Fire Road: The Napalm Girl's Journey Through the Horrors of War to Faith, Forgiveness, and Peace
ISBN: 1496424301
EAN13: 9781496424303
Language: English
Pages: 336
Dimensions: 1.00" H x 8.00" L x 5.00" W
Weight: 1.00 lbs.
Format: Paperback
Book Overview
Get out Run We must leave this place They are going to destroy this whole place Go, children, run first Go now These were the final shouts nine year-old Kim Phuc heard before her world dissolved into flames--before napalm bombs fell from the sky, burning away her clothing and searing deep into her skin. It's a moment forever captured, an iconic image that has come to define the horror and violence of the Vietnam War. Kim was left for dead in a morgue; no one expected her to survive the attack. Napalm meant fire, and fire meant death. Against all odds, Kim lived--but her journey toward healing was only beginning. When the napalm bombs dropped, everything Kim knew and relied on exploded along with them: her home, her country's freedom, her childhood innocence and happiness. The coming years would be marked by excruciating treatments for her burns and unrelenting physical pain throughout her body, which were constant reminders of that terrible day. Kim survived the pain of her body ablaze, but how could she possibly survive the pain of her devastated soul? Fire Road is the true story of how she found the answer in a God who suffered Himself; a Savior who truly understood and cared about the depths of her pain. Fire Road is a story of horror and hope, a harrowing tale of a life changed in an instant--and the power and resilience that can only be found in the power of God's mercy and love.
Editor Reviews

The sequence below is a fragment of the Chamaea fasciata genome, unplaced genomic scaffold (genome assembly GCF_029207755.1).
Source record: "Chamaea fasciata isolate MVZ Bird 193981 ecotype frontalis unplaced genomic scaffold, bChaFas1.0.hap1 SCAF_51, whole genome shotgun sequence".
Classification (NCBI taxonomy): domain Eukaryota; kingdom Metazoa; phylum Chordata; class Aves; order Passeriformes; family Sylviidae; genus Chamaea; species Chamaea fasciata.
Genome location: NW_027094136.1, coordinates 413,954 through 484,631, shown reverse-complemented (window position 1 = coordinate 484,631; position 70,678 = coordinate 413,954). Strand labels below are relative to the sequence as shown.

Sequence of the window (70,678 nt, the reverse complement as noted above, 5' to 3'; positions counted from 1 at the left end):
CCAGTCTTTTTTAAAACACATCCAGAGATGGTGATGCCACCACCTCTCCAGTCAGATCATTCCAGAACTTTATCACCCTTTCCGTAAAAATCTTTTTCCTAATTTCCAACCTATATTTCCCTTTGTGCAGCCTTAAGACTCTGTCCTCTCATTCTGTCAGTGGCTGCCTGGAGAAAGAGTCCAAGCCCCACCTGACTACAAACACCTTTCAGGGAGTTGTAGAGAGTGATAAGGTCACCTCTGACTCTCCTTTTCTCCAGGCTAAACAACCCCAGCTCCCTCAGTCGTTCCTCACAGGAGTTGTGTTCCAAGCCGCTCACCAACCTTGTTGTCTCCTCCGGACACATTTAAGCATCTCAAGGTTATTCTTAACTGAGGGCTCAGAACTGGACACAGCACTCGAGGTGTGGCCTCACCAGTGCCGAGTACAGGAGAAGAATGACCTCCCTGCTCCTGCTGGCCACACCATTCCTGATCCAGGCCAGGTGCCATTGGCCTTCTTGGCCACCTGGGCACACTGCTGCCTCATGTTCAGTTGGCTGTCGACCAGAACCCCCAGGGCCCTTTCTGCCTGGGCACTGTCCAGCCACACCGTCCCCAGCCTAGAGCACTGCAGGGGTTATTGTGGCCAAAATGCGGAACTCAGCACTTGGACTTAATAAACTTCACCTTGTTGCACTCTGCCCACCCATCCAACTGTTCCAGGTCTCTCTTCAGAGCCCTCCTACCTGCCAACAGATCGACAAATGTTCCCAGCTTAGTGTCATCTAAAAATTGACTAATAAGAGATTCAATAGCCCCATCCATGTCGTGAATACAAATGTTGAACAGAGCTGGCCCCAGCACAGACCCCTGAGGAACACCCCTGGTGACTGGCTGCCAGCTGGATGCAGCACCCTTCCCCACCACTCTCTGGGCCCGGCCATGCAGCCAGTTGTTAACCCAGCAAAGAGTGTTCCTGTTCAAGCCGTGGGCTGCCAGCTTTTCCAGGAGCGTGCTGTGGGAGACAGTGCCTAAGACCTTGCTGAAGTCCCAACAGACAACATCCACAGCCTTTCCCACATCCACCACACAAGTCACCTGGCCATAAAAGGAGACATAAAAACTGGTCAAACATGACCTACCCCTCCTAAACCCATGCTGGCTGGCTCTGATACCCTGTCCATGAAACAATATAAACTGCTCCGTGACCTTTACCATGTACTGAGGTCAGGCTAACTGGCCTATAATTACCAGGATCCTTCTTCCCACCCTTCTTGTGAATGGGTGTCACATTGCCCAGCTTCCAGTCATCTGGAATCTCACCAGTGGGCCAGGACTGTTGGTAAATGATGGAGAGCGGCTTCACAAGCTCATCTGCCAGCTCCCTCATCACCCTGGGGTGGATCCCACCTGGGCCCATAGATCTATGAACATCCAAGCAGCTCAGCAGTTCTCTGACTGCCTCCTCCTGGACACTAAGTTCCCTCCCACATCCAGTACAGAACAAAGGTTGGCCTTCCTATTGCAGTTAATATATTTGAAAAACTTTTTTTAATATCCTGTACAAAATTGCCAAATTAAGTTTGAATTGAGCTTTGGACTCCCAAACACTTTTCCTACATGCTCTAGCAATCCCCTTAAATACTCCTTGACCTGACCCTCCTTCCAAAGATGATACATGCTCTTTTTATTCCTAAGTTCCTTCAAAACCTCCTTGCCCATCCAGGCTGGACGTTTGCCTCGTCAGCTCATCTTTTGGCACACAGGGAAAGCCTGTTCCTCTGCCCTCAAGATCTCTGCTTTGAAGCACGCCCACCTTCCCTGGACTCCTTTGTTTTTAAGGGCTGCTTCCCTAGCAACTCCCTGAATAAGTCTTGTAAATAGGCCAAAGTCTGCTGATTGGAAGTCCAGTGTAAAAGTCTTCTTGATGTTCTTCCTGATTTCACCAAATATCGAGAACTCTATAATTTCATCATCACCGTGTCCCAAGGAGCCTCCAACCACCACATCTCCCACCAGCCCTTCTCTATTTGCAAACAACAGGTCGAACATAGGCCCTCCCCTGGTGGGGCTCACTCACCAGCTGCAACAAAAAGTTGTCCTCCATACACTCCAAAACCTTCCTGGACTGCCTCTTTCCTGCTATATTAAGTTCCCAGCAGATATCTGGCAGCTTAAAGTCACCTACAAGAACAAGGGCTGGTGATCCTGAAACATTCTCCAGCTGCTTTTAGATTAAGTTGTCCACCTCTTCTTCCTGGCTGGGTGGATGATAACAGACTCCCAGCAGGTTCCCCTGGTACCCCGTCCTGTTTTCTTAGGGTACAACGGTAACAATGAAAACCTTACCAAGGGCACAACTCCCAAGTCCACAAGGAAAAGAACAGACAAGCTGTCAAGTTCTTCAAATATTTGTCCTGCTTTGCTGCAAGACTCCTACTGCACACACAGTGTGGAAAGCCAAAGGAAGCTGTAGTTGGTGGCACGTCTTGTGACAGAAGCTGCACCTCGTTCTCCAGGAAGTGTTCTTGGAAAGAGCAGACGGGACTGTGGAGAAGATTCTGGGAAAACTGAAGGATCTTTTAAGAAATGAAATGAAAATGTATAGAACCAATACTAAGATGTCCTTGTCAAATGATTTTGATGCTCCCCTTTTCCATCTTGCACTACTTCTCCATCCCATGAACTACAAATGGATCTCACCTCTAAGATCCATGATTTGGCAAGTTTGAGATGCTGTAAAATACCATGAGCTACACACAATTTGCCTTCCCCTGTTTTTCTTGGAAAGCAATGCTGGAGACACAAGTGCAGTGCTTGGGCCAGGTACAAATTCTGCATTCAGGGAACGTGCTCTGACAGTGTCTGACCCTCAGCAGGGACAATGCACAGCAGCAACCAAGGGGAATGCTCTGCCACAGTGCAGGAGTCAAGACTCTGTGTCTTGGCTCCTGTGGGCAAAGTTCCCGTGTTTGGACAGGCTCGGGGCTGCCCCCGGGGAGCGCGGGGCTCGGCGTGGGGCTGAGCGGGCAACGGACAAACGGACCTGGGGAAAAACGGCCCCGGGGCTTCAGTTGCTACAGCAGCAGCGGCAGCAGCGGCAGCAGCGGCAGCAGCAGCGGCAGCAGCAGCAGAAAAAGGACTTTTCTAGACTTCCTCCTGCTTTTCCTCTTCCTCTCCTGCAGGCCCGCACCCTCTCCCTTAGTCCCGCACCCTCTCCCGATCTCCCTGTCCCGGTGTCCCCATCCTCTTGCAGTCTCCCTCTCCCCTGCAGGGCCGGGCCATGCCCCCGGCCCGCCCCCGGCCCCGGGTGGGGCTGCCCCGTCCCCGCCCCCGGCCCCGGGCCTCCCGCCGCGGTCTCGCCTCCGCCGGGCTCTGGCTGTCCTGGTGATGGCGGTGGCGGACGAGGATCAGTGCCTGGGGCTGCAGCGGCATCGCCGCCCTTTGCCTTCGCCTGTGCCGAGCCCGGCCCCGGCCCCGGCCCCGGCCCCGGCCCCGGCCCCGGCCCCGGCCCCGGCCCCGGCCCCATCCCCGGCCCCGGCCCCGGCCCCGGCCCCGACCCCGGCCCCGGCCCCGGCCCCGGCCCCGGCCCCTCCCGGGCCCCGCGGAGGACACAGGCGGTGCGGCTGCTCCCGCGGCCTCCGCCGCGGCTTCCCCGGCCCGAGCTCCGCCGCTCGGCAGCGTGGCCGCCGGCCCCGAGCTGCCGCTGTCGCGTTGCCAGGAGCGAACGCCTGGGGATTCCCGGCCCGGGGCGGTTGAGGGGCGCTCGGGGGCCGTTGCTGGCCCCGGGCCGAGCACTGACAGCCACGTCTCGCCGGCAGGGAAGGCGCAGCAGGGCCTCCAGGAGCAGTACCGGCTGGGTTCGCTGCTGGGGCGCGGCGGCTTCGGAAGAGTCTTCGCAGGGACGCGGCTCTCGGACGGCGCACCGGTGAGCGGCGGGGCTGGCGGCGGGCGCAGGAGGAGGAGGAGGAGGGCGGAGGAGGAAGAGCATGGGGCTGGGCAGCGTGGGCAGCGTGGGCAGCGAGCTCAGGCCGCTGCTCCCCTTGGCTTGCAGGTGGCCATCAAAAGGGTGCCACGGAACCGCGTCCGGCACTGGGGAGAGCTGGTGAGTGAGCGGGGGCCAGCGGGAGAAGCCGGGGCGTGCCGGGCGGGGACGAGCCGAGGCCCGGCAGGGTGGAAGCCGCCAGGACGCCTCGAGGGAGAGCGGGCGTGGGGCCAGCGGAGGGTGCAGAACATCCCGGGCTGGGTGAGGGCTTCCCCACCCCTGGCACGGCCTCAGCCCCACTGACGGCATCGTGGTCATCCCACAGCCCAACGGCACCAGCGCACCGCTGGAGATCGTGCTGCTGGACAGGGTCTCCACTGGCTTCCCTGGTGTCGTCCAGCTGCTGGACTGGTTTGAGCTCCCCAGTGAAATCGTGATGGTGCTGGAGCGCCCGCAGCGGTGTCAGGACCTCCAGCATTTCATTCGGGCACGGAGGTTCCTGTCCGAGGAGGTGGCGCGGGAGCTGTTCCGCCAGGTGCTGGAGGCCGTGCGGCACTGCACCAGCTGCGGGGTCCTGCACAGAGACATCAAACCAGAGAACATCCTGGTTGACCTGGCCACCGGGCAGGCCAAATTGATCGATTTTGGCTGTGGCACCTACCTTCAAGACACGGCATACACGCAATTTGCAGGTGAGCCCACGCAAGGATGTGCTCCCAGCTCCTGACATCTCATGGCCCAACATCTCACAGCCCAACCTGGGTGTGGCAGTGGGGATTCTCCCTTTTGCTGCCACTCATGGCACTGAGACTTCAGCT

From the Back Cover More than four decades ago, her excruciating pain was exposed in a photo that made headlines around the world. Only now is she fully revealing the depth of her scarring--to both body and soul. It's a moment forever captured, an iconic image that has come to define the horror and violence of the Vietnam War: Nine-year-old Kim Phuc running in agony moments after napalm bombs fell from the sky, bringing hellish fire that burned away her clothing and seared deep into her skin. Left for dead in a hospital morgue, Kim miraculously survived--but her journey toward healing was only beginning. When the napalm bombs dropped, everything Kim knew and relied on exploded along with them: her beloved home and village, her country's freedom, as well as her childhood innocence and happiness. Kim's coming years would be marked by agonizing treatments for her burns, incessant physical pain throughout her body, and being handled for political propaganda. Kim survived the pain of her body ablaze, but how could she possibly survive the pain of her devastated soul? Fire Road is a story of both unrelenting horror and unexpected hope, a harrowing tale of life changed in an instant. In this stunning first-hand account of struggling to find answers in a world that only seemed to bring anguish, Kim ultimately discovers strength in someone who had suffered himself, transforming her tragedy into an unshakable faith. From the flap (HC edition): GET OUT! RUN! THEY ARE GOING TO DESTROY THIS WHOLE PLACE! The soldier's commands left no room for ambiguity. . . . With us children leading the way, we fled the outbuildings; we ran toward the front of the temple grounds; we made our way from the property onto the adjacent road, Trang Bang's Route 1; and we pedaled our legs as fast as they could carry us as hell rose up to clutch earth. Seconds later, I caught sight of an airplane closing in on me. It was jolting to take in something so immense, so fast, and so earth-shatteringly loud, and the magnitude of its presence left me paralyzed there on the road. . . . Perhaps I would have stood there for an eternity, my feet unable to move, were it not for what I saw next. The fly-by was not an inconsequential event, for falling from that underbelly were four large ice-black bombs. . . . I knew I had to flee. These were not bombs that fell heavily from the sky, as I had heard that bombs would do; no, these bombs all but floated down. There was something sinister in those cans. Nooo! Nooo! I screamed to nobody but the air surrounding me, all of the other children and soldiers having disappeared into the dense clouds of smoke that now encroached. I will die here on this road. I will be taken to death in these flames.